January 22nd 2022
Mount Maunganui

Top Tips with Rob Dallimore

Foot Traffic Coaching’s Rob Dallimore is taking us through everything you need to know as we draw closer to race day. This is by no means the hard and fast rules for approaching this race, but having done it plenty of times before, Rob has figured out how to get to race week with the best preparation and least amount of stress.

He will go into more detail on the months of  October to January in future posts, but below are his suggestions for October.

 

Check out more info on Rob and Foot Traffic Coaching

 

 

T minus 4 months

 

Time is ticking…We’re now 4 months out from the 2022 Mount Festival, so there are a couple more important things to be aware of

 

Training Plan

With still a decent amount of time to the Mount Festival event now is the time to really start knuckling down into your training.  For the past few weeks you have been ticking along with some nice base fitness work, not getting too worn down, and looking at making the most of your recovery and down time.  But now comes the time to start actually planning for how you are going to train for the event.
This shouldn’t mean you suddenly start doubling up your training hours, doing crazy long and hard workouts, or ripping into over race paced work….not at all.  In fact the training volume probably won’t need to change much over the next few weeks, but what does change is your mental focus for the event coming up. Now when you go training the sessions are going to start becoming more specific to your race.

 

So how do you chose the Training Plan to use, and how long should it run for? 

The ideal for most events up to Half Iron Distance is either a 12 or 16-week plan.  16 weeks gives you a bit more Base training whereas the 12 weeks might put you into harder training sooner.  One thing you want to make sure of though is that the Training Plan is well structured and specific to the event you’re training for, and is scaled to your own ability.  You don’t want to be following an advanced level plan if you are doing your first event, and likewise, an Advanced athlete may find a Beginner plan leaves them a bit short on Training Load. Use a trusted source to find your Training Plan.  Quite often word of mouth is good here, and if you have a friend who’s followed a plan successfully and found it prepared them well for the event, then it’s probably a good plan for you to follow.

 

You may come across a Training Plan from a printable PDF, which works great, these are simple to follow and convenient.  Other plans are incorporated into Athlete Community management software, so you receive the plan to your Desktop or Phone App and within that, you may have access to an online community to learn from and share ideas with.  This is one of the Coaching models we have here at Foot Traffic and we have found it to be a highly successful method of training.  Whichever option you follow make sure you follow the plan, trust the process and try not to modify it too much.  The plan would have been written with the intention of it being followed mostly to the letter.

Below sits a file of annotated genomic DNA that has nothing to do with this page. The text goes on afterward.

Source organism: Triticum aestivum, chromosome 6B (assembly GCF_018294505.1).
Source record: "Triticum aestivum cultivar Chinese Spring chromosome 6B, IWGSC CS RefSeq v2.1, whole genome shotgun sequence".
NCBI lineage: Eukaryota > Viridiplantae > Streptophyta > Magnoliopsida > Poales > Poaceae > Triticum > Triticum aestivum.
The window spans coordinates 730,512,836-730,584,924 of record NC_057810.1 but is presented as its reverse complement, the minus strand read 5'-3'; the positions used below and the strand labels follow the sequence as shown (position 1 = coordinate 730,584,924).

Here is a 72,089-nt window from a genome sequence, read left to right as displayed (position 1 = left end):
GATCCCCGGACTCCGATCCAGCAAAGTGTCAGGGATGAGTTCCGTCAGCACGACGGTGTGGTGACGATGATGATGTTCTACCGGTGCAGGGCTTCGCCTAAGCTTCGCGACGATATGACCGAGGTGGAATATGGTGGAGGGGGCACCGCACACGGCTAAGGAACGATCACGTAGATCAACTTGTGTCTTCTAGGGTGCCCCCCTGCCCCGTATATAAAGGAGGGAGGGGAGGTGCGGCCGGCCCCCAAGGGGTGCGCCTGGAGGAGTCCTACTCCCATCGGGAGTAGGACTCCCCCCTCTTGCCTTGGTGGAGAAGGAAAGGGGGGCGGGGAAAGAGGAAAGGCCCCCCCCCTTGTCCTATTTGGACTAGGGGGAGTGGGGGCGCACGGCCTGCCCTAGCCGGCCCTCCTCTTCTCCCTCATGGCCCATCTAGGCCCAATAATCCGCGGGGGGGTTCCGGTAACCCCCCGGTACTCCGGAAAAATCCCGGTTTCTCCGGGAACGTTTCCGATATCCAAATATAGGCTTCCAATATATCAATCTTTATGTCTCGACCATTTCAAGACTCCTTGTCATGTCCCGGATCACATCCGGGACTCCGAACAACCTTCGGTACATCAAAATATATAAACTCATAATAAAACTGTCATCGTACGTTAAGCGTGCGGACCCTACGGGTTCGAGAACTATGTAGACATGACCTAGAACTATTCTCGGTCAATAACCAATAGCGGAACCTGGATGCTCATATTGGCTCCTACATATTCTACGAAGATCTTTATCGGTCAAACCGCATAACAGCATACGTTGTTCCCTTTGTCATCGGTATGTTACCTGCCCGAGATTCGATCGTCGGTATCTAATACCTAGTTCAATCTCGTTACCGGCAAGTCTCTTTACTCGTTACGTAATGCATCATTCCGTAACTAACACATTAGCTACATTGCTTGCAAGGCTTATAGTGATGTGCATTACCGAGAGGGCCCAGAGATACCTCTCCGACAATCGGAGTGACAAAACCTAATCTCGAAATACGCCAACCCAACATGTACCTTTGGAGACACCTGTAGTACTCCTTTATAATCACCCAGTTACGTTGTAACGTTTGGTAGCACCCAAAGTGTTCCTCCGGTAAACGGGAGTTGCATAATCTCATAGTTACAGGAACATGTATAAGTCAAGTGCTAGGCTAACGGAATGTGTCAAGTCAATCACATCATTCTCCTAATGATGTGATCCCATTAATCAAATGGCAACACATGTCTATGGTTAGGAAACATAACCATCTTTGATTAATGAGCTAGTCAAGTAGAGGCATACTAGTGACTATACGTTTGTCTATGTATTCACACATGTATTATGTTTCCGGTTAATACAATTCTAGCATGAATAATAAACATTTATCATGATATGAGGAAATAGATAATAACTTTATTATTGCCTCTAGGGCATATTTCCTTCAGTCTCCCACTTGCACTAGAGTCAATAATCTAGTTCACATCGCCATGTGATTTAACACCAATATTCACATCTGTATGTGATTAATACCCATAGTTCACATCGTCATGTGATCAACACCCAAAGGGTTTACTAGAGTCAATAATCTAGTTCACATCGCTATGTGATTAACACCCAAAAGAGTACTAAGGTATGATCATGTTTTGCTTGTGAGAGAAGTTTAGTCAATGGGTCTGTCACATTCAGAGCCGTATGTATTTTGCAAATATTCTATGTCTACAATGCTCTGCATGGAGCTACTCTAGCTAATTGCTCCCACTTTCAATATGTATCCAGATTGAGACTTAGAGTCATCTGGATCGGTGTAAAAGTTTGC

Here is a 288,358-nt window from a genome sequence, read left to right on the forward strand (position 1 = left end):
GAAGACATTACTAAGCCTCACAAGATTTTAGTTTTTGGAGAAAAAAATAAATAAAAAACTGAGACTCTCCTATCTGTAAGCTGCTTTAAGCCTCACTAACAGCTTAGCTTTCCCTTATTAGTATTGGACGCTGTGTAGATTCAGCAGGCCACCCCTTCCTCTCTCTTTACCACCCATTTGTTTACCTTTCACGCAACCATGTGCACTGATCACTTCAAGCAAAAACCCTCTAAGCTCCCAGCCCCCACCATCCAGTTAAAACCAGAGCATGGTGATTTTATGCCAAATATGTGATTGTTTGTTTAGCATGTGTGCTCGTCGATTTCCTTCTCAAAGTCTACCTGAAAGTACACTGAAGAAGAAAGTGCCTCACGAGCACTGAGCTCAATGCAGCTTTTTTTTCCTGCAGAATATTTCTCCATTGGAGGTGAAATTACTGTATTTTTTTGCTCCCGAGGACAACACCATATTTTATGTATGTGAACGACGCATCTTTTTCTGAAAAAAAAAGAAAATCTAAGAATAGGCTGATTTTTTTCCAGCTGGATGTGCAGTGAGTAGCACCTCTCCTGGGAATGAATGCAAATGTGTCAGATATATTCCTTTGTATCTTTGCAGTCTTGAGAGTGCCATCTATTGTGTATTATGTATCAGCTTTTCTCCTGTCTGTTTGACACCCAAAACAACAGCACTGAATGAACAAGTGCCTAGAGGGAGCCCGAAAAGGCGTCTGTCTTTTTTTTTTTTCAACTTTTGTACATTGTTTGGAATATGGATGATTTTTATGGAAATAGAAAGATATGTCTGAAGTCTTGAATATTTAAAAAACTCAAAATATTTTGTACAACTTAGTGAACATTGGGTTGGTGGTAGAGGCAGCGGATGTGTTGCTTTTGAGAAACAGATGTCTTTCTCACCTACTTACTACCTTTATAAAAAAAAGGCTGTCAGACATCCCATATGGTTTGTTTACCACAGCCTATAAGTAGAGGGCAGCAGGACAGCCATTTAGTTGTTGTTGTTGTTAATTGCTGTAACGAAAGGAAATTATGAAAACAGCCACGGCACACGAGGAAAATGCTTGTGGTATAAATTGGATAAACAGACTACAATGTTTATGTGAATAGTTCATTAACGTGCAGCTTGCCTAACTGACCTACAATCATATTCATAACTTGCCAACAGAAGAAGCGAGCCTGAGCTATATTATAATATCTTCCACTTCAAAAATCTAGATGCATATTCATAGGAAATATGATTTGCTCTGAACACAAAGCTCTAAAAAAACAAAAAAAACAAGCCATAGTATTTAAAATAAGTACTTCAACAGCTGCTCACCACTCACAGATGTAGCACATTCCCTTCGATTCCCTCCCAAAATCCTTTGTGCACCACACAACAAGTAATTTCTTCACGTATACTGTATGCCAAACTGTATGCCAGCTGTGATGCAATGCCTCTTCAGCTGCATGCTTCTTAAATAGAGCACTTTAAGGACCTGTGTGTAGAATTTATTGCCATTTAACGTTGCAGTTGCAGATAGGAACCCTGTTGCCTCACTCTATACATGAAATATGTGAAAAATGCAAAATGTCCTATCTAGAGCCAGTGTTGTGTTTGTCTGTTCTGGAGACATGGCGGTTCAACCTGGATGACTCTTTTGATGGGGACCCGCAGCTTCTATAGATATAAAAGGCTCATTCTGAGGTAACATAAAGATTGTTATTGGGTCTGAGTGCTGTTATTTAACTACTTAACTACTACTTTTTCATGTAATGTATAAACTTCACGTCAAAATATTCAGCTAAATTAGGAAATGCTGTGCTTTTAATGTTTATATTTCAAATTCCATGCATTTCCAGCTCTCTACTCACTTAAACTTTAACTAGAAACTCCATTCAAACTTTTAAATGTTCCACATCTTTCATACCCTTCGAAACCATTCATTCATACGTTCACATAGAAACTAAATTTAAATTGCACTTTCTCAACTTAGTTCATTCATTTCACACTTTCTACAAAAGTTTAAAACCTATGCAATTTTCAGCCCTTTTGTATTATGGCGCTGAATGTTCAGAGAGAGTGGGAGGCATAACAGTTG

Next Step - Visualisation

Visualisation

You should start using visualisation techniques through your training from now through to race day.  Place yourself on the course while performing a work out, put yourself in to a race situation, imagine how you will be feeling at this stage in the race and how you will get yourself to the end with your best performance….don’t start day dreaming though, we don’t want any accidents.
Any opportunity you get while training thinks about what you will be doing at certain stages, and consider how you will cope with various situations in the race.  Have some fun with it, make it something to look forward to on race day.  I guarantee you will start smiling as you visualise yourself running down the finish chute in your mind.

This sort of visualisation is one of the key strategies to a successful race.  All of the best athletes in the sport use visualisation in training so that when unexpected things happen on race day they aren’t surprised by them.

With still a decent amount of time to the Mount Festival event now is the time to really start knuckling down into your training.  For the previous weeks you have been ticking along with some nice base fitness work, not getting too worn down, and looking at making the most of recovery.  But now comes the time to start actually planning for how you are going to train for the event.

This shouldn’t mean you suddenly start doubling up your training hours, doing crazy long and hard workouts, or ripping into over race paced work….not at all.  In fact, the training volume probably won’t need to change much over the next few weeks, but what does change is your mental focus for the event coming up. Now when you go training the sessions are going to start becoming more specific to your race.

 

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